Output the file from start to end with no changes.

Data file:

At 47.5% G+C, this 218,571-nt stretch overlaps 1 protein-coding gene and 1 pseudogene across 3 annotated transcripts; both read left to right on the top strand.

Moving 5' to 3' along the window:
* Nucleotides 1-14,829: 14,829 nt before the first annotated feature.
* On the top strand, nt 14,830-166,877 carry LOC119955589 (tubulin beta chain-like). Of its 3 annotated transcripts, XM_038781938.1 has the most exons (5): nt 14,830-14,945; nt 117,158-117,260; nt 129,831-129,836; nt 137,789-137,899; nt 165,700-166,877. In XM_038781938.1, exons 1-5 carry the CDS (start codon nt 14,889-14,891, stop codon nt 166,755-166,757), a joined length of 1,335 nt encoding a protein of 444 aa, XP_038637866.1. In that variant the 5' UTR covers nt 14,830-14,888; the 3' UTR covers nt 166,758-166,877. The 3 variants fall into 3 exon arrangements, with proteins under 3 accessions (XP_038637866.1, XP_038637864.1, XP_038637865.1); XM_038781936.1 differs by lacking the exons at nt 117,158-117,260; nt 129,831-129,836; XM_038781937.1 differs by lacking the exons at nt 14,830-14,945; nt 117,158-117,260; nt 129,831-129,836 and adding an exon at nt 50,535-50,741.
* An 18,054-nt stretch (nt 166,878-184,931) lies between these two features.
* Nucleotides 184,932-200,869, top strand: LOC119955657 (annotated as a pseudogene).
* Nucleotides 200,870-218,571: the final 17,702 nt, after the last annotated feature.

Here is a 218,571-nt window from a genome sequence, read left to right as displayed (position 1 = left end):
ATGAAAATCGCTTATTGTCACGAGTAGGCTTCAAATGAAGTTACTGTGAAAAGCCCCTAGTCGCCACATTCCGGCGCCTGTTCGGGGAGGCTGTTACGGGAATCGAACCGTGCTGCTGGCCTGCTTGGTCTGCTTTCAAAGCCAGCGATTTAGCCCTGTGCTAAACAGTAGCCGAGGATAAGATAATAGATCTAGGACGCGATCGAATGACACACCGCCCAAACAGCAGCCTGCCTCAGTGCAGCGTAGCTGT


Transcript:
At 47.5% G+C, this 218,571-nt stretch overlaps 1 protein-coding gene and 1 pseudogene across 3 annotated transcripts; both read left to right on the top strand.

Moving 5' to 3' along the window:
* Nucleotides 1-14,829: 14,829 nt before the first annotated feature.
* On the top strand, nt 14,830-166,877 carry LOC119955589 (tubulin beta chain-like). Of its 3 annotated transcripts, XM_038781938.1 has the most exons (5): nt 14,830-14,945; nt 117,158-117,260; nt 129,831-129,836; nt 137,789-137,899; nt 165,700-166,877. In XM_038781938.1, exons 1-5 carry the CDS (start codon nt 14,889-14,891, stop codon nt 166,755-166,757), a joined length of 1,335 nt encoding a protein of 444 aa, XP_038637866.1. In that variant the 5' UTR covers nt 14,830-14,888; the 3' UTR covers nt 166,758-166,877. The 3 variants fall into 3 exon arrangements, with proteins under 3 accessions (XP_038637866.1, XP_038637864.1, XP_038637865.1); XM_038781936.1 differs by lacking the exons at nt 117,158-117,260; nt 129,831-129,836; XM_038781937.1 differs by lacking the exons at nt 14,830-14,945; nt 117,158-117,260; nt 129,831-129,836 and adding an exon at nt 50,535-50,741.
* An 18,054-nt stretch (nt 166,878-184,931) lies between these two features.
* Nucleotides 184,932-200,869, top strand: LOC119955657 (annotated as a pseudogene).
* Nucleotides 200,870-218,571: the final 17,702 nt, after the last annotated feature.

Here is a 218,571-nt window from a genome sequence, read left to right as displayed (position 1 = left end):
ATGAAAATCGCTTATTGTCACGAGTAGGCTTCAAATGAAGTTACTGTGAAAAGCCCCTAGTCGCCACATTCCGGCGCCTGTTCGGGGAGGCTGTTACGGGAATCGAACCGTGCTGCTGGCCTGCTTGGTCTGCTTTCAAAGCCAGCGATTTAGCCCTGTGCTAAACAGTAGCCGAGGATAAGATAATAGATCTAGGACGCGATCGAATGACACACCGCCCAAACAGCAGCCTGCCTCAGTGCAGCGTAGCTGT